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Under the gun: the effect of percussive massage therapy on physical and perceptual recovery in active adults
- Despite their popularity, little is known about the efficacy of massage guns for recovery.
- The purpose of this repeated-measures, single-group study was to determine the effect of massage gun therapy on perceptual and physical recovery after intense calf exercise.
- There were no statistically significant differences in perceptual or physical recovery between the experimental and controls legs at any time point.
BACKGROUND & OBJECTIVE
Massage guns, which are thought to reduce soreness and increase flexibility, have become an increasingly popular recovery strategy from intense exercise (1). However, little is known about their efficacy for these metrics or for performance recovery.
This study aimed todetermine the effect of a 5-minute bout of massage gun therapy on both perceptual and physical recovery after intense calf exercise.
Post-exercise massage gun therapy may not provide any benefits over passive recovery for the calves – even though the majority of the participants believed it would.
65 physically active undergraduate students (34 females, 31 males) participated in a repeated-measures, single-group study.
Each participant served as their own control, with one leg randomly allocated to the experimental condition (massage gun recovery) and the other to the control condition (passive recovery).
Participants were first asked to rate their belief that “massage guns will improve recovery following exercise” on a visual analog scale (VAS).Then they were measured on five lower-limb variables bilaterally at five time points (Table 1)surroundinga five minutewarm-up, an exercise intervention (3 x 20 double-leg calf raises), and recovery. For the experimental leg,recovery consisted of five minutes of massage gun therapy (using a Hydragun) and 15 minutes of passive sitting. The control leg sat passively for all 20 minutes.
About seven in 10 participants believed massage guns would improve recovery (>5 out 10 on the VAS).
Compared to perceived calf muscle soreness at baseline (1±1 out of 10), soreness was significantly higher at every subsequent timepoint for both the experimental and control legs (between 3 and 5 ± 2 out of 10) (Figure 1).
There were no statistically significant differences in perceived soreness between the experimental and controls legs at any time point. However, after the recovery intervention and at the 4-hour follow-up, there was a small effect size for increased soreness in the experimental leg.
Calf circumference increased on both legs (by an average 0.4 cm) post-exercise intervention; however, this difference may not exceed the measurement error of the test (2), and there was no difference between legs. Similarly, calf raise to exhaustion decreased on both legs (by an average of 5 repetitions) post-exercise intervention, but there was no between-leg difference. None of the measures of isometric calf raise strength differed over time or between legs; nor did the weight-bearing lunge test.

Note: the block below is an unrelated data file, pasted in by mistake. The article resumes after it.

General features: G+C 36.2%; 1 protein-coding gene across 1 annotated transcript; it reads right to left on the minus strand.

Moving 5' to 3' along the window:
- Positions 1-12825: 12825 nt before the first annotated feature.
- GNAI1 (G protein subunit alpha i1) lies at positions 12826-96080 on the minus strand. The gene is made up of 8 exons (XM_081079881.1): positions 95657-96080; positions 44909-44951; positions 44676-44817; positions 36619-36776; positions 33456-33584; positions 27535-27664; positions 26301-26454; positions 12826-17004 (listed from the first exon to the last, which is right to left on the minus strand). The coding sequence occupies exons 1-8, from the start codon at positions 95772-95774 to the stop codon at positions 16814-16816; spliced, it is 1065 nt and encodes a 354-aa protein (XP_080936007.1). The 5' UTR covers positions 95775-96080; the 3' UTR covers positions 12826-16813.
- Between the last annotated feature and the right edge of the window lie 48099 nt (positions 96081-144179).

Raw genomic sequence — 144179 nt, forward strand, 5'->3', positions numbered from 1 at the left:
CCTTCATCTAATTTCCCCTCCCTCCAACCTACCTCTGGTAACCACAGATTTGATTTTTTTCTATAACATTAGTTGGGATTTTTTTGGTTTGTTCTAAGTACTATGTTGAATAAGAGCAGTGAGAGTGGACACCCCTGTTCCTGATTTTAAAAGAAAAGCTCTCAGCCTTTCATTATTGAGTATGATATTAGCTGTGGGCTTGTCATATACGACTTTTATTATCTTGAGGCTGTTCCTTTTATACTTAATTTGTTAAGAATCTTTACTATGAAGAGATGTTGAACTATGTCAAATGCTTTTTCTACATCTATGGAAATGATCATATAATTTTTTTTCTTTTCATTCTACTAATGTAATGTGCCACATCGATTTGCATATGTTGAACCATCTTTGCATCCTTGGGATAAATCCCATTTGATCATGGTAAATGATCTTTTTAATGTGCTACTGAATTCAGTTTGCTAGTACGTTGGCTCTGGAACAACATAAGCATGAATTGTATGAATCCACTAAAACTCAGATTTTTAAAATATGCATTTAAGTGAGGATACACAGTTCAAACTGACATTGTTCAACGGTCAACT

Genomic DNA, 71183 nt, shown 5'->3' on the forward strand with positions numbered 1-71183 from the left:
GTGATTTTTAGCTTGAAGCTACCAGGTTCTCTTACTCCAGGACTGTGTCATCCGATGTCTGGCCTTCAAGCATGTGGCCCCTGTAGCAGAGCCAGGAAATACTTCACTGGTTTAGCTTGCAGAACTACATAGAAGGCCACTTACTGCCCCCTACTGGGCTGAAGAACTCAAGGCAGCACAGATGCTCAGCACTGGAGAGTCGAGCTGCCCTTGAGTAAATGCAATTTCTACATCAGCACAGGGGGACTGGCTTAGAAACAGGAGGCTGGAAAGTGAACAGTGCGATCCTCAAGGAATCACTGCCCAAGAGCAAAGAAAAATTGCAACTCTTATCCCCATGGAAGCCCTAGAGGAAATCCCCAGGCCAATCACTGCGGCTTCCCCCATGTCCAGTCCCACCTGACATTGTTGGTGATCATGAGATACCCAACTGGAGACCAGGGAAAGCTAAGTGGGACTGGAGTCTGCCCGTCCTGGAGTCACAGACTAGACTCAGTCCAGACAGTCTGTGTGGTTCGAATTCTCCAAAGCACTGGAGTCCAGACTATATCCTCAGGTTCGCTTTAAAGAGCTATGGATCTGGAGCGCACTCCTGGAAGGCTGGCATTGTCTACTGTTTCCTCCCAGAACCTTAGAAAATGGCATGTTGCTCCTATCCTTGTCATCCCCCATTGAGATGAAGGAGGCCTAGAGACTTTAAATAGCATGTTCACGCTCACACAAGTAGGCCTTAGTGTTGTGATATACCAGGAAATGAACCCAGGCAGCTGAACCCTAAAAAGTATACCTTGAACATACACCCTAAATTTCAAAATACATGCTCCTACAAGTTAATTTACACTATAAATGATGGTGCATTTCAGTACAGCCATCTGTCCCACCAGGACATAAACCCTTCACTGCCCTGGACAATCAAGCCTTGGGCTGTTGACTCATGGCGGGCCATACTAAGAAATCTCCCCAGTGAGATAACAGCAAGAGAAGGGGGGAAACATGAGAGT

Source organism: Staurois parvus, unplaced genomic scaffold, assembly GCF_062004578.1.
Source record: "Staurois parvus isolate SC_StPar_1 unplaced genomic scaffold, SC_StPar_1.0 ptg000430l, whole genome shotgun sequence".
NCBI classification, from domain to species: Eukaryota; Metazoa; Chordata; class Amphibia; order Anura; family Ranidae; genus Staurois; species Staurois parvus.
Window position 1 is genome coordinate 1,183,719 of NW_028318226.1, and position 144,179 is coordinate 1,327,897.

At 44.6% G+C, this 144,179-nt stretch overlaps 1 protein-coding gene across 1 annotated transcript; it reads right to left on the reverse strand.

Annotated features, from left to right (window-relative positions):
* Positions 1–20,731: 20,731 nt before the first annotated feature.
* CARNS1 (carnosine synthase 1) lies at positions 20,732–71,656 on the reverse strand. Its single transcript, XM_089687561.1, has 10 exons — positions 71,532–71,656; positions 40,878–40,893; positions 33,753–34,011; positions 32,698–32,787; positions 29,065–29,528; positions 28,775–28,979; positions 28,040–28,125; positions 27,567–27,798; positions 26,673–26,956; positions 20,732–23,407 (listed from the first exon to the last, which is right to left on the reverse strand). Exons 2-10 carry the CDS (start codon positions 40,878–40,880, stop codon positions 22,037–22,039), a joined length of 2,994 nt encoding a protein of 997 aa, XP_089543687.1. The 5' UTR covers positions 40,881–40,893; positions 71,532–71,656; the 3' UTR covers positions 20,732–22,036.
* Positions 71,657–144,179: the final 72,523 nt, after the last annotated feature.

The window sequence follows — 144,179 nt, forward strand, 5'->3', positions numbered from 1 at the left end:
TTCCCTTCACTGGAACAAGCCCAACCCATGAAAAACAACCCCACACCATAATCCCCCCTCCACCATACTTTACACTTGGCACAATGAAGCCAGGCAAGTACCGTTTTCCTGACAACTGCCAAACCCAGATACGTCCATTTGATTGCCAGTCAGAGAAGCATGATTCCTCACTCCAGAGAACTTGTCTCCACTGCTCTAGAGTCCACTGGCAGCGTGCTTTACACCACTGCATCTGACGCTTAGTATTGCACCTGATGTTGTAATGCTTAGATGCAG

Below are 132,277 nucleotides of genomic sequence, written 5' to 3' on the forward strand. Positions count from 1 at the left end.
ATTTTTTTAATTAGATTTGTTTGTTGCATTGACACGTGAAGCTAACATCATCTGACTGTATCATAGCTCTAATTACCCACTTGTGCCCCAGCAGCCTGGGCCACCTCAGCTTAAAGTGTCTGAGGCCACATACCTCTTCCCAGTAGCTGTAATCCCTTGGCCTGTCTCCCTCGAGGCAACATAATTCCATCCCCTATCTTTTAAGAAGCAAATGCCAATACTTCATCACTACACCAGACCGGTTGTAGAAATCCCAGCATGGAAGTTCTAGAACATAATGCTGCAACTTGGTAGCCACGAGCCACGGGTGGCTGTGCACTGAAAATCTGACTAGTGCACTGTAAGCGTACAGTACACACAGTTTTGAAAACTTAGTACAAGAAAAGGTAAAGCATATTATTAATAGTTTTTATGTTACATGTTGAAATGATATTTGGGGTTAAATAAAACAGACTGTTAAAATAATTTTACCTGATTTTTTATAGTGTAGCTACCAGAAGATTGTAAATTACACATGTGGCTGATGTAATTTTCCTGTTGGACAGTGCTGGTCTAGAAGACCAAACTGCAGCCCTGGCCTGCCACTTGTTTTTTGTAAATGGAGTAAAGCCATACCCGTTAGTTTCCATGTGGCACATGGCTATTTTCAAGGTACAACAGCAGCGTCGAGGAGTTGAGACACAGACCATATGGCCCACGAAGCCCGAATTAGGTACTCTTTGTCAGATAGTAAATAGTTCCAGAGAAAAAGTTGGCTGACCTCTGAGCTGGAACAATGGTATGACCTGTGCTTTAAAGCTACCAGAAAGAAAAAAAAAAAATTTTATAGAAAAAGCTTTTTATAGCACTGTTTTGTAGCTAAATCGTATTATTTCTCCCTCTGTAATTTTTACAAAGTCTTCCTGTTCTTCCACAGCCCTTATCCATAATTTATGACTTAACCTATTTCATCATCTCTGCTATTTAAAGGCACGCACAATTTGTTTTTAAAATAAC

This study had several limitations in terms of sample size, interventions, and reporting:
The study was underpowered to detect statistical significance for small effect sizes.
The exercise intervention was intended to be intense, yet peak isometric strength was no different post-exercise.Perhaps an even more intense intervention than 3 x 20 double-leg calf raises would have affected the outcomes.
The duration and settings (speed and amplitude) for the massage gun intervention were based on manufacturer recommendations. A longer application, different settings, or a different brand of massage gun could have a different effect.
Although participants’ beliefs about massage guns were reported, their previous experience with massage guns was not. Acclimatization to massage guns may also affect outcomes.
Despite limited empirical evidence, massage guns have become increasingly popular in recent years, including among professional athletes. This study was one of the first on the topic. It compared perceptual and physical recovery from intense exercise before and after 5 minutes of massage gun therapy on one legwith passive recovery on the other leg.
Contrary to the authors’ hypotheses, there were no statistically significant differences between legs at any time point on any physical or perceptual measure of recovery. Perceived muscle soreness was slightly, though non-significantly, higher after the recovery intervention and at the 4-hour follow-up in the calf that received the massage gun therapy.
These findings suggest post-exercise massage gun therapy may not provide any benefits over passive recovery for the calves – even though the majority of the participants believed it would. In fact, it may be slightly counterproductive in terms of perceived soreness in the short term (the first several hours after application).Additional research is needed to explore the effects of a separate massage gun session (e.g. 24 hours post-exercise) on both perceptual and physical recovery.
LeabeaterA, Clarke A, James L, Huynh M, Driller M (2023) Under the Gun: The effect of percussive massage therapy on physical and perceptual recovery in active adults. Journal of Athletic Training,Published online first.
- Leabeater, A. J., James, L. P., Huynh, M., Vleck, V., Plews, D. J., & Driller, M. W. (2022). All the gear: The prevalence and perceived effectiveness of recovery strategies used by triathletes. Performance Enhancement & Health, 10(4), 100235.
- Carmont, M. R., Silbernagel, K. G., Mathy, A., Mulji, Y., Karlsson, J., &Maffulli, N. (2013). Reliability of achilles tendon resting angle and calf circumference measurement techniques. Foot and Ankle Surgery, 19(4), 245–249.